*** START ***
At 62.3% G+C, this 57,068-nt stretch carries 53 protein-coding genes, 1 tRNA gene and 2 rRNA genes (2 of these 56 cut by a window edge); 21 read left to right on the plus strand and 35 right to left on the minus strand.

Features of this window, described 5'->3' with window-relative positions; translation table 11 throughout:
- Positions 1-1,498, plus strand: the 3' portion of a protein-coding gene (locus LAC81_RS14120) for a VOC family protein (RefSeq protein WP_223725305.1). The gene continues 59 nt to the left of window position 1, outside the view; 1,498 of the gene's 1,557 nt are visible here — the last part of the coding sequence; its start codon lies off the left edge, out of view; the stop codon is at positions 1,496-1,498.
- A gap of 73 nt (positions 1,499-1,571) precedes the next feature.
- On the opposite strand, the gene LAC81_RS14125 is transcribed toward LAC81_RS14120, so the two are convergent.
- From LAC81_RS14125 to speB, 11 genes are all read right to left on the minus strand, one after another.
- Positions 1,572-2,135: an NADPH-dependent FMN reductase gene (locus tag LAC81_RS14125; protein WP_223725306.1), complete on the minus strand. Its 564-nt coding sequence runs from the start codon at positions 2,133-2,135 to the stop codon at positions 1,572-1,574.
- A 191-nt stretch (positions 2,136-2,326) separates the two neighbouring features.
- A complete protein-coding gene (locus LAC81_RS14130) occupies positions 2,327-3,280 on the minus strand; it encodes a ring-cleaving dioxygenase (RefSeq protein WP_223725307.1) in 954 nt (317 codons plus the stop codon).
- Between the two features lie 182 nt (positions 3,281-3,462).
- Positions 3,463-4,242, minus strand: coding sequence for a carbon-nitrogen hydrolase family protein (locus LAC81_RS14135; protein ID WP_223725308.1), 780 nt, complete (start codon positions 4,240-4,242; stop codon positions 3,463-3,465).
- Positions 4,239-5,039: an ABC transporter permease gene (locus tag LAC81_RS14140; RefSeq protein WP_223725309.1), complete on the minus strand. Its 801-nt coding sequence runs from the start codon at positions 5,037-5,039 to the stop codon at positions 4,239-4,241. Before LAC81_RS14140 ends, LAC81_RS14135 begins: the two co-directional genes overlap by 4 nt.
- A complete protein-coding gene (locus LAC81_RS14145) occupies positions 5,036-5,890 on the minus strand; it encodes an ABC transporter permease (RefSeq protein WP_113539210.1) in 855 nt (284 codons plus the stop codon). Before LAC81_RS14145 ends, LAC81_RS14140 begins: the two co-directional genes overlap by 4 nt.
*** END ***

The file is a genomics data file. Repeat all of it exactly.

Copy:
At 62.3% G+C, this 57,068-nt stretch carries 53 protein-coding genes, 1 tRNA gene and 2 rRNA genes (2 of these 56 cut by a window edge); 21 read left to right on the plus strand and 35 right to left on the minus strand.

Features of this window, described 5'->3' with window-relative positions; translation table 11 throughout:
- Positions 1-1,498, plus strand: the 3' portion of a protein-coding gene (locus LAC81_RS14120) for a VOC family protein (RefSeq protein WP_223725305.1). The gene continues 59 nt to the left of window position 1, outside the view; 1,498 of the gene's 1,557 nt are visible here — the last part of the coding sequence; its start codon lies off the left edge, out of view; the stop codon is at positions 1,496-1,498.
- A gap of 73 nt (positions 1,499-1,571) precedes the next feature.
- On the opposite strand, the gene LAC81_RS14125 is transcribed toward LAC81_RS14120, so the two are convergent.
- From LAC81_RS14125 to speB, 11 genes are all read right to left on the minus strand, one after another.
- Positions 1,572-2,135: an NADPH-dependent FMN reductase gene (locus tag LAC81_RS14125; protein WP_223725306.1), complete on the minus strand. Its 564-nt coding sequence runs from the start codon at positions 2,133-2,135 to the stop codon at positions 1,572-1,574.
- A 191-nt stretch (positions 2,136-2,326) separates the two neighbouring features.
- A complete protein-coding gene (locus LAC81_RS14130) occupies positions 2,327-3,280 on the minus strand; it encodes a ring-cleaving dioxygenase (RefSeq protein WP_223725307.1) in 954 nt (317 codons plus the stop codon).
- Between the two features lie 182 nt (positions 3,281-3,462).
- Positions 3,463-4,242, minus strand: coding sequence for a carbon-nitrogen hydrolase family protein (locus LAC81_RS14135; protein ID WP_223725308.1), 780 nt, complete (start codon positions 4,240-4,242; stop codon positions 3,463-3,465).
- Positions 4,239-5,039: an ABC transporter permease gene (locus tag LAC81_RS14140; RefSeq protein WP_223725309.1), complete on the minus strand. Its 801-nt coding sequence runs from the start codon at positions 5,037-5,039 to the stop codon at positions 4,239-4,241. Before LAC81_RS14140 ends, LAC81_RS14135 begins: the two co-directional genes overlap by 4 nt.
- A complete protein-coding gene (locus LAC81_RS14145) occupies positions 5,036-5,890 on the minus strand; it encodes an ABC transporter permease (RefSeq protein WP_113539210.1) in 855 nt (284 codons plus the stop codon). Before LAC81_RS14145 ends, LAC81_RS14140 begins: the two co-directional genes overlap by 4 nt.